The church of St. Andrew was built around 1200 AD with some later additions. It is situated on the edge of the marshes in a popular area for walkers. Its Medieval Wall Paintings were rediscovered in the mid 19th century and it has been suggested that the murals could be placed as one of the best examples of 14th century wall paintings in England.
Far from the busy 24/7 non-stop world, a place of calm, somewhere to stop and be and reflect on the passing years.
A bridle way leads down to the lonely, bird frequented, marsh and the Weavers way long distance path. The Berney Arms public house is 2 ½ miles away.
When the church was first built the marsh was covered by sea. The dedication of the church is to St. Andrew the fisherman, it suggests Wickhampton was once a fishing community.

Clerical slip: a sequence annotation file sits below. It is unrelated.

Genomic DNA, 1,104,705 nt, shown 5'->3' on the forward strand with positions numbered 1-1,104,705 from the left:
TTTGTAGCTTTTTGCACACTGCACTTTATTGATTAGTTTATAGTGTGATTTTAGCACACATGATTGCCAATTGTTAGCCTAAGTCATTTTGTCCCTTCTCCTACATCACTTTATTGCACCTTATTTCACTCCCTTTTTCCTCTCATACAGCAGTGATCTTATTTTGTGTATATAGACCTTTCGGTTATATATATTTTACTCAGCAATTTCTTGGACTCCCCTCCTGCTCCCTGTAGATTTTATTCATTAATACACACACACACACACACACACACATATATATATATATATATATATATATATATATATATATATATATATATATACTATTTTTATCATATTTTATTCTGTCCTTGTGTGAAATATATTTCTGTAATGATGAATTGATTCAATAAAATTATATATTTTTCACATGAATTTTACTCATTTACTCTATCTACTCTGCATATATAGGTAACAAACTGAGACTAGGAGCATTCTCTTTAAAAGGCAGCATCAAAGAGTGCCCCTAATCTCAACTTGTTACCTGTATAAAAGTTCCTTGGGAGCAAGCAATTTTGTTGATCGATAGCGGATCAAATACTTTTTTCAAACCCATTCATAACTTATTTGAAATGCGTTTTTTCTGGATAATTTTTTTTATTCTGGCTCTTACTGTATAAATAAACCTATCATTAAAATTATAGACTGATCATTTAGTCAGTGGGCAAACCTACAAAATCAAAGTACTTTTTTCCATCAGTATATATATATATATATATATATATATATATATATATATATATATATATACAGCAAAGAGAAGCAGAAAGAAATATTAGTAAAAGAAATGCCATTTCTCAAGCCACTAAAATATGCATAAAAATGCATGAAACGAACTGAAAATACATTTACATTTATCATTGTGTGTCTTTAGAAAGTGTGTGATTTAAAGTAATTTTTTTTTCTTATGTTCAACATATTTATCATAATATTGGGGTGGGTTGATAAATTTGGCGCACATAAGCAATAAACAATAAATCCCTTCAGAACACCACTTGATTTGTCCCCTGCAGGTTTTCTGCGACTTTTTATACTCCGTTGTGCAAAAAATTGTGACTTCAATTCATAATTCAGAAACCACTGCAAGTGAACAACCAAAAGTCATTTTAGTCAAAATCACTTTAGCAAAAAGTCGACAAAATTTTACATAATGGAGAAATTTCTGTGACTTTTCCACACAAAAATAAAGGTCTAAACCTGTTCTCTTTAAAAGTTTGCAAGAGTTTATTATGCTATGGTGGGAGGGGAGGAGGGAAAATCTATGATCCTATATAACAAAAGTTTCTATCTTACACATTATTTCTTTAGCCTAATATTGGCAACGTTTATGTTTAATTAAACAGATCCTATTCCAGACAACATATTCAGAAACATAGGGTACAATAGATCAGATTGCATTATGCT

Inside, the altar tombs of Sir William Gerbygge and his Lady – died circa 1280 – provide single beds on which they await ‘til Judgement Day. In his hands Sir William holds a heart. Legend tells of two brothers and an argument in the course of which they tore out each other’s hearts. Less dramatically, some think he is simply lifting his heart to God in prayer. While romantics are convinced it is an expression oi his love for Lady Gerbygge.
Although the church is heavily, perhaps. over restored in Victorian times, its greatest treasures are untouched. The wall paintings! They include a St. Christopher, The Three Living and The Three Dead and The Seven Acts of Mercy. Each of these is a visual aid to help teach the Christian faith. You too will die; care for your fellow travelers; feed the hungry, to give water to the thirsty, clothe the naked, give shelter to the homeless, visit the sick, comfort the prisoner and bury the dead.
Open during daylight hours